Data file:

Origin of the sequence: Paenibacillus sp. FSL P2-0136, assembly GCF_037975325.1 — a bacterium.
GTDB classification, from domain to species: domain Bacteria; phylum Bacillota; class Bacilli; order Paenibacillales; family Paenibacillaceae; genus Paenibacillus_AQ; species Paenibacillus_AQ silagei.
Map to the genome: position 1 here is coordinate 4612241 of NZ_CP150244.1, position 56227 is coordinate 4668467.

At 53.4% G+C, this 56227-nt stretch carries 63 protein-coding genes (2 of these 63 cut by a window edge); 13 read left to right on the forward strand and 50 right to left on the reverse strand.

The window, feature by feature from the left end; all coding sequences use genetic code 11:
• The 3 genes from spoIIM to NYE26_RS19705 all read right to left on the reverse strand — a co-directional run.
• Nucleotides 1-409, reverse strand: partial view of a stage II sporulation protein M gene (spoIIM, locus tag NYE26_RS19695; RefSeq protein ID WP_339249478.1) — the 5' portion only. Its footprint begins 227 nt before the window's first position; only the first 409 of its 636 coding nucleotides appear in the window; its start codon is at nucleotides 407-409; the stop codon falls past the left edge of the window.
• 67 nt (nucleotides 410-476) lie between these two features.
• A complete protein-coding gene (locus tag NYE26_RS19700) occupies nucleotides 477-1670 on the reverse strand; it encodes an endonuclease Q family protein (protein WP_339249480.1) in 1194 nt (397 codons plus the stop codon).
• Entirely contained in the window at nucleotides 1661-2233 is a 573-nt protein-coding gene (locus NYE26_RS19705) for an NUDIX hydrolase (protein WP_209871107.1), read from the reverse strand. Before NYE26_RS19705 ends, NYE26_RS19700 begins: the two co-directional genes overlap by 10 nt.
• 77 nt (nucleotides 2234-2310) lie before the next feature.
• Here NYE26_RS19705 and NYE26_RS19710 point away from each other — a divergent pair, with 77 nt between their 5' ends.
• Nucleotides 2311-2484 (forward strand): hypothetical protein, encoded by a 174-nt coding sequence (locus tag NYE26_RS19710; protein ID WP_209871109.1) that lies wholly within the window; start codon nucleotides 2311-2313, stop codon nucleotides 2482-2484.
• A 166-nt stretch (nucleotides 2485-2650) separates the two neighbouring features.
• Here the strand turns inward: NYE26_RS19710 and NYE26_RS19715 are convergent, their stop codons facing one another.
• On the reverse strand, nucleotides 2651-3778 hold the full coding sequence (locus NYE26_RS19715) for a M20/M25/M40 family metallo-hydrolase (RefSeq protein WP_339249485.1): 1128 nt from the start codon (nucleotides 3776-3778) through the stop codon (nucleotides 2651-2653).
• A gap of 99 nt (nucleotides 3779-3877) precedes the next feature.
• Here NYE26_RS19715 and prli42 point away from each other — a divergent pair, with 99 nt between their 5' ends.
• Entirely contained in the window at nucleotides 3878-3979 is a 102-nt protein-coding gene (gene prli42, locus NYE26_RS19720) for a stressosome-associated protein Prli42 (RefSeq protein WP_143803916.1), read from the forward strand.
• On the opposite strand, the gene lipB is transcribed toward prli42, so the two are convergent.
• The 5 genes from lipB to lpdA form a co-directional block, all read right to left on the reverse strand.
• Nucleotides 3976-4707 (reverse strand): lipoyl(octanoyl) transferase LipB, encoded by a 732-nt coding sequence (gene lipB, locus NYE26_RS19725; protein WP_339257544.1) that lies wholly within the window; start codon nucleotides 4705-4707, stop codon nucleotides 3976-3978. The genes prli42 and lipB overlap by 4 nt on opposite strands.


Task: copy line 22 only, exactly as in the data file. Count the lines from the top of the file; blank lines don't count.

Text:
• Nucleotides 3976-4707 (reverse strand): lipoyl(octanoyl) transferase LipB, encoded by a 732-nt coding sequence (gene lipB, locus NYE26_RS19725; protein WP_339257544.1) that lies wholly within the window; start codon nucleotides 4705-4707, stop codon nucleotides 3976-3978. The genes prli42 and lipB overlap by 4 nt on opposite strands.